Europe’s most systemically important bank, Deutsche Bank has been in the news lately and if hearing phrases like “too big too fail” or “derivative trades” gives you flashbacks of the Lehman Brothers or the global financial crisis of 2008 then you are not alone. However, it’s not that cut and dry. Here are some facts: Deutsche Bank is said to be the World’s largest derivatives trader. Derivatives happen to be one of three main categories of financial instruments, the other two being Debts (bonds, mortgages etc. and Stocks (equities, shares, etc.). Investopedia defines a financial derivative as
“a security with a price that is dependent upon or derived from one or more underlying assets. The derivative itself is a contract between two or more parties based upon the asset or assets. Its value is determined by fluctuations in the underlying asset. The most common underlying assets include stocks, bonds, commodities, currencies, interest rates and market indexes.”
The DB is said to have an exposure of close $47 trillion worth of derivates on its books. This amount is alarming; mainly because if derivatives are really just “bets” on the movement of assorted prices, then this exposure would be the total amount the DB would have to pay if it lost all it’s “bets.”
It’s important to note that DB is not Europe’s only problem child. Europe is facing an issue with the emergence of negative interest rates, leading bond yields to fall as prices rise. Also, unlike it’s North American counter parts many banks in Europe have been late to restructure in the wake of the 2008-2009 financial crisis. Banks in Italy are also reported to being saddled with billions of bad loans and are a potential threat to the Euro-zone economy. On top of all this, the fines that are being imposed on many European banks including the DB, related to the fallout of selling dicey mortgage-related securities, may cripple the capital cushions of these banks.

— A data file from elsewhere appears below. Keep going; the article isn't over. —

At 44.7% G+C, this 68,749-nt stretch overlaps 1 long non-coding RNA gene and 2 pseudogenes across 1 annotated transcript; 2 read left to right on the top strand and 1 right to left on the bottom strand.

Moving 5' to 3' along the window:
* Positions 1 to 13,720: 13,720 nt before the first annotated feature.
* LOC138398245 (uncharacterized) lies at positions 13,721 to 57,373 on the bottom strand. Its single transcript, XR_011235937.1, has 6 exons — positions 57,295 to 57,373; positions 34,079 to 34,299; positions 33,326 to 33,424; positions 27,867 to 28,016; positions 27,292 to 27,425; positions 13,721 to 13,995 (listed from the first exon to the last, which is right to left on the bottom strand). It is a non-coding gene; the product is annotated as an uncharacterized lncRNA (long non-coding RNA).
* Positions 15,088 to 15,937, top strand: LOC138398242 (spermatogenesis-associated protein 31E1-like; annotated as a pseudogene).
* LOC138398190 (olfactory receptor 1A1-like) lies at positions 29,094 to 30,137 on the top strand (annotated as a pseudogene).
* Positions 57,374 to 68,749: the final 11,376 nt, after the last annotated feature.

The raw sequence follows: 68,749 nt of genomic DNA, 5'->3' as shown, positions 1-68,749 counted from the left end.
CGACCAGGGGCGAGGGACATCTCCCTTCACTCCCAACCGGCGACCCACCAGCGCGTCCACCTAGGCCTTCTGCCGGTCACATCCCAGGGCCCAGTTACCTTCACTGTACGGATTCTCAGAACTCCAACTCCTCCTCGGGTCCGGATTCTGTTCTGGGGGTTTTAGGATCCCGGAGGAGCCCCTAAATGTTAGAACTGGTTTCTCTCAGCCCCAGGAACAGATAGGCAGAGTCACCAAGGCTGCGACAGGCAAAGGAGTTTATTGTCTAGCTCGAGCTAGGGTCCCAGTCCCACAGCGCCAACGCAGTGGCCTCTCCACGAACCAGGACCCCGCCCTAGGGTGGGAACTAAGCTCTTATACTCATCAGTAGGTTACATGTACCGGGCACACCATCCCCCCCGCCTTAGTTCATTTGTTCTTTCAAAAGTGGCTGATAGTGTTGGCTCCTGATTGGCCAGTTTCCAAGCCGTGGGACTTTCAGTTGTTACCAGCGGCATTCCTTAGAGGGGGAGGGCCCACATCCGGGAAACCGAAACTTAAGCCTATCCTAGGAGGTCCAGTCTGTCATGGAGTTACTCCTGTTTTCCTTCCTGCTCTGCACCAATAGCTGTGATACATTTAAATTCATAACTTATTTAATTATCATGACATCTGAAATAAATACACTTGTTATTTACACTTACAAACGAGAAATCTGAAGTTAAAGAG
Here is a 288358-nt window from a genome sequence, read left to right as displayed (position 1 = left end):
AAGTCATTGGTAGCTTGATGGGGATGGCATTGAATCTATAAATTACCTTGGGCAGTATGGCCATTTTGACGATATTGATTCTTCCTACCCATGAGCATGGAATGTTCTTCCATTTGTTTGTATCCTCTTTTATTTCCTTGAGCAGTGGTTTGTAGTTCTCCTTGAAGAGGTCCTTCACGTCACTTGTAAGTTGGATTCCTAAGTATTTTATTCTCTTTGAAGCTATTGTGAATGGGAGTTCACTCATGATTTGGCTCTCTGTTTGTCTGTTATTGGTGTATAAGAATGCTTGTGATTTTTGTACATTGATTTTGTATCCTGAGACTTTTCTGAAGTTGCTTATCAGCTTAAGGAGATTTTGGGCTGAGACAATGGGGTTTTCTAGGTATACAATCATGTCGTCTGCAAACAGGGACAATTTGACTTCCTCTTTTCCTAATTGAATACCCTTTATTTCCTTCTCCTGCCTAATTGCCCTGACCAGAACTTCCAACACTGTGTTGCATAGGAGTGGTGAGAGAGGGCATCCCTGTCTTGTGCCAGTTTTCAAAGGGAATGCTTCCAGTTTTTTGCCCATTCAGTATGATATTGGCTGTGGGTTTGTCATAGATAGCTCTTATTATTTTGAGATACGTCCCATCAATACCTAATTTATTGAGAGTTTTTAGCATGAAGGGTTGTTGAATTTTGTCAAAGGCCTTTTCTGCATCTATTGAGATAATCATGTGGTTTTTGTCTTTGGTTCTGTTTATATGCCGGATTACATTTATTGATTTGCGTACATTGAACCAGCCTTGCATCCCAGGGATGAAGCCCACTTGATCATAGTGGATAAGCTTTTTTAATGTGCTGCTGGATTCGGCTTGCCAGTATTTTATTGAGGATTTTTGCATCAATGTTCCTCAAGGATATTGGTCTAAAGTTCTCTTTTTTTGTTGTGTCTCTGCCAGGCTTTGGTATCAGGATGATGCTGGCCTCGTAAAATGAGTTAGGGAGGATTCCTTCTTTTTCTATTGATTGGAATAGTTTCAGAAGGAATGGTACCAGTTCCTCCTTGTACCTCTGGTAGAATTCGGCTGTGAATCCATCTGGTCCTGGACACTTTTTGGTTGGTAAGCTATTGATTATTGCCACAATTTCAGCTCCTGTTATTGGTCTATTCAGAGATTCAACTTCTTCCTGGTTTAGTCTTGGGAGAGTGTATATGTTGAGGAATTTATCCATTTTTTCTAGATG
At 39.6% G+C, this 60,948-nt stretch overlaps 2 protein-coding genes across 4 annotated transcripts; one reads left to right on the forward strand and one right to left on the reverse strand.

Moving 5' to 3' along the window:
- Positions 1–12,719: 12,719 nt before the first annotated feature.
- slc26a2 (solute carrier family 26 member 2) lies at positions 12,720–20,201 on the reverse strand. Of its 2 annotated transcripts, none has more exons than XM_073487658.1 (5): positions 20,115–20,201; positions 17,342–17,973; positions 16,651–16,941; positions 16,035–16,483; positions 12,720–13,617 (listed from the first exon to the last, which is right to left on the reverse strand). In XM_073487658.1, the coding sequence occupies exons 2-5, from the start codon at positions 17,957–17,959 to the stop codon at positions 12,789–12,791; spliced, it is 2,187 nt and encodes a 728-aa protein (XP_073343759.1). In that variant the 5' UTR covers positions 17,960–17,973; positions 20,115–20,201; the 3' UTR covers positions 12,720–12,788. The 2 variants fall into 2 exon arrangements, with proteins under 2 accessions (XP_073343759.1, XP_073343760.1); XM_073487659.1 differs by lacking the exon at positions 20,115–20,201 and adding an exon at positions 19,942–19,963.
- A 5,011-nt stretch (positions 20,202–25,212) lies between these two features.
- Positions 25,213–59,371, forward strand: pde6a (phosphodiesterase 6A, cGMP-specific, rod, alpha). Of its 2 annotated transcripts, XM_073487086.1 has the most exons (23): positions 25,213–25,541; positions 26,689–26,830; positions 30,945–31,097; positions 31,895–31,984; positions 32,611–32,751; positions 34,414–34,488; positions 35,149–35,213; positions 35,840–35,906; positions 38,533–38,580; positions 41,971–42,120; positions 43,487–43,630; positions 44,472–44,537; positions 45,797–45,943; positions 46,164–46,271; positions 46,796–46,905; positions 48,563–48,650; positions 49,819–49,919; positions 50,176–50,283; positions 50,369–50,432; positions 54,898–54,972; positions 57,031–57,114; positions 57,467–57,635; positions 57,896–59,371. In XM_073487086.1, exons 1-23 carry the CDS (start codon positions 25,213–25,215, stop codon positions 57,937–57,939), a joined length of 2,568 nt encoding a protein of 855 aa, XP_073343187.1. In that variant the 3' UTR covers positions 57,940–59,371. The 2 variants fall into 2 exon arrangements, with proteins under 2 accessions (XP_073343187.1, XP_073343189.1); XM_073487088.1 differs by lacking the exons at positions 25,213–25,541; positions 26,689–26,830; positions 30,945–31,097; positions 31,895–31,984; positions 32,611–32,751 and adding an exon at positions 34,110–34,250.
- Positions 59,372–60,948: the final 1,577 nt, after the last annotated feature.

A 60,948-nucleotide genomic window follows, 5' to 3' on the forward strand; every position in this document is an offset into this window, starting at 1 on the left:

DB Investors became worried after news hit that the United States department of Justice wanted the Bank to cough up $14 billion to settle misconduct charges from the 2008-2009 financial crisis. As a result the bank is reported to have lost half its market value this year affecting their profits. In June of this year, the International Monetary Fund reportedly referred to the DB as the “single source of risk in the global banking system”
Leading to the speculation that the DB was in need of a Bail out or a Bail-in. A Bail out would mean a rescue by external parties including the government using tax payer money while a Bail-in would mean that the DB creditors and depositors take a loss on their holdings. Both options have their own unique consequences. The most recent news to come out was that CEO John Cryan had failed to secure a deal with the US to lower the $14 billion fine. There are other international players that are said to be in a position to bail out Germany. Most recently China has been in the forefront. Financially, it would make great sense for the Chinese to bail out DB as they are reported to have roughly $600 billion in Euro Foreign reserves earning negative interest. An added bonus is that China has been trying to enter the European Market and this looks like Deutsche Bank’s best if not only feasible option. However, it is important to note that a Chinese bail out does not mean we avoid an upset in the global financial markets; it just happens to be a better option than what’s on the table now.
Politically, this crisis has weakened Angela Merkel’s leadership both at home and her European Leadership abroad, impacting her ability to secure a fourth term during next September’s elections. At the center of Merkel’s political problems is her mishandling of the DB crisis. Time and again she refused to bail out DB. Her decisions will not only have a negative impact of Germany economic performance but it ultimately it will impede on the euro-zone’s efforts to move towards integration.
So what does this mean for the Canadian economy? Well, the DB is linked to insurance companies and other publicly traded banks therefore if the situation deteriorates it will most likely trigger a chain reaction that would lead to a global banking crisis. At this time Canada is not among the four countries that are directly exposed to a failure of the DB.
Picture titled, "deutsche bank", taken by samchills on March 24, 2005, obtained through Creative Commons (https://flic.kr/p/a6A9HC)